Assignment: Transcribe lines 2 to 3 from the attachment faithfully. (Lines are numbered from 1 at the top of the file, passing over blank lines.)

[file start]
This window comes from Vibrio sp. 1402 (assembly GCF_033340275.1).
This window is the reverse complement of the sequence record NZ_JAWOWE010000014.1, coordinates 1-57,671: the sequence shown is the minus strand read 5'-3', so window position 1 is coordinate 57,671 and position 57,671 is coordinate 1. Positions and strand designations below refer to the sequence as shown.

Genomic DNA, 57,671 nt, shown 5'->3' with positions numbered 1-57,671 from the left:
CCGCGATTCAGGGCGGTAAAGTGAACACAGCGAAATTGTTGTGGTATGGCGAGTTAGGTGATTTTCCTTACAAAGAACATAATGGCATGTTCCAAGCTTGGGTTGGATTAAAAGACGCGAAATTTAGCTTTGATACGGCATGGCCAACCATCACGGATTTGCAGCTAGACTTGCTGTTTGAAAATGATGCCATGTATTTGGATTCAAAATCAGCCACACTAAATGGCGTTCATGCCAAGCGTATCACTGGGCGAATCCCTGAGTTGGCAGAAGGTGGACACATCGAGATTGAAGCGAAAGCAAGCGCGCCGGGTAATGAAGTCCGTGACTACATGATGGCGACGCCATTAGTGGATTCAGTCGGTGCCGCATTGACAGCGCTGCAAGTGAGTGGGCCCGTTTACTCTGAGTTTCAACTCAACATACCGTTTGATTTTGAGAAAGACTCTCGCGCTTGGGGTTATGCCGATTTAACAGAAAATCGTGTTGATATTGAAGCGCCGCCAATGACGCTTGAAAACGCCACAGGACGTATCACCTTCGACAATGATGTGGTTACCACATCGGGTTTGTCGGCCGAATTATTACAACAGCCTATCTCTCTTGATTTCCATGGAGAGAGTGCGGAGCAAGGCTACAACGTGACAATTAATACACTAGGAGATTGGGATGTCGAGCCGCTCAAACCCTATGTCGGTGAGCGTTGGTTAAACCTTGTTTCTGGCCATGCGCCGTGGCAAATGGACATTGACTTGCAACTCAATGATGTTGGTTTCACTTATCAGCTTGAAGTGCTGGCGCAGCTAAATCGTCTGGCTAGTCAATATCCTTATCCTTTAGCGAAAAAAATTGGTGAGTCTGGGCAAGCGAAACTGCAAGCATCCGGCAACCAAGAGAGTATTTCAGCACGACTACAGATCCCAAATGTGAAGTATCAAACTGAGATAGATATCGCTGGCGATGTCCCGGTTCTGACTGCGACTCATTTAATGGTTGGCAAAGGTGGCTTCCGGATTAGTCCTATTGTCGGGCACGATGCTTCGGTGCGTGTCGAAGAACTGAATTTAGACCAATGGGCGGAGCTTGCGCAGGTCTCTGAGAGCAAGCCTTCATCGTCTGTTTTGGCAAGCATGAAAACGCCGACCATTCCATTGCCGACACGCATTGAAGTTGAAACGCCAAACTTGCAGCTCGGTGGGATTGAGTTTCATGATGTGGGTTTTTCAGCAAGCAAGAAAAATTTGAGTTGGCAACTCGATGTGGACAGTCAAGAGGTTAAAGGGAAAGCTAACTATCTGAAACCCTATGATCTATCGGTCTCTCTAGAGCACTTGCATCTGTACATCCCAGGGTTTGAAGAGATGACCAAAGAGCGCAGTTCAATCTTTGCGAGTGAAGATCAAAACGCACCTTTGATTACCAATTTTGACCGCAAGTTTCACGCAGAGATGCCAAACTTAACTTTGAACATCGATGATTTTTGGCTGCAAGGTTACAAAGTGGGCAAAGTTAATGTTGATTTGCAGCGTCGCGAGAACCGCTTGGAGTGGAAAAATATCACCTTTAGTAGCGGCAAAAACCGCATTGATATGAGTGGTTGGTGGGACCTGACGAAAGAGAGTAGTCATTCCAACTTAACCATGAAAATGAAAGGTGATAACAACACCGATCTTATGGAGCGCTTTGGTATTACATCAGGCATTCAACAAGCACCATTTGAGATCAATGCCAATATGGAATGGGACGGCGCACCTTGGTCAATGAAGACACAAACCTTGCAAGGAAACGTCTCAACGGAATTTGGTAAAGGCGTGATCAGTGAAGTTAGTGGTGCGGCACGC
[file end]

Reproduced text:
This window is the reverse complement of the sequence record NZ_JAWOWE010000014.1, coordinates 1-57,671: the sequence shown is the minus strand read 5'-3', so window position 1 is coordinate 57,671 and position 57,671 is coordinate 1. Positions and strand designations below refer to the sequence as shown.

Genomic DNA, 57,671 nt, shown 5'->3' with positions numbered 1-57,671 from the left: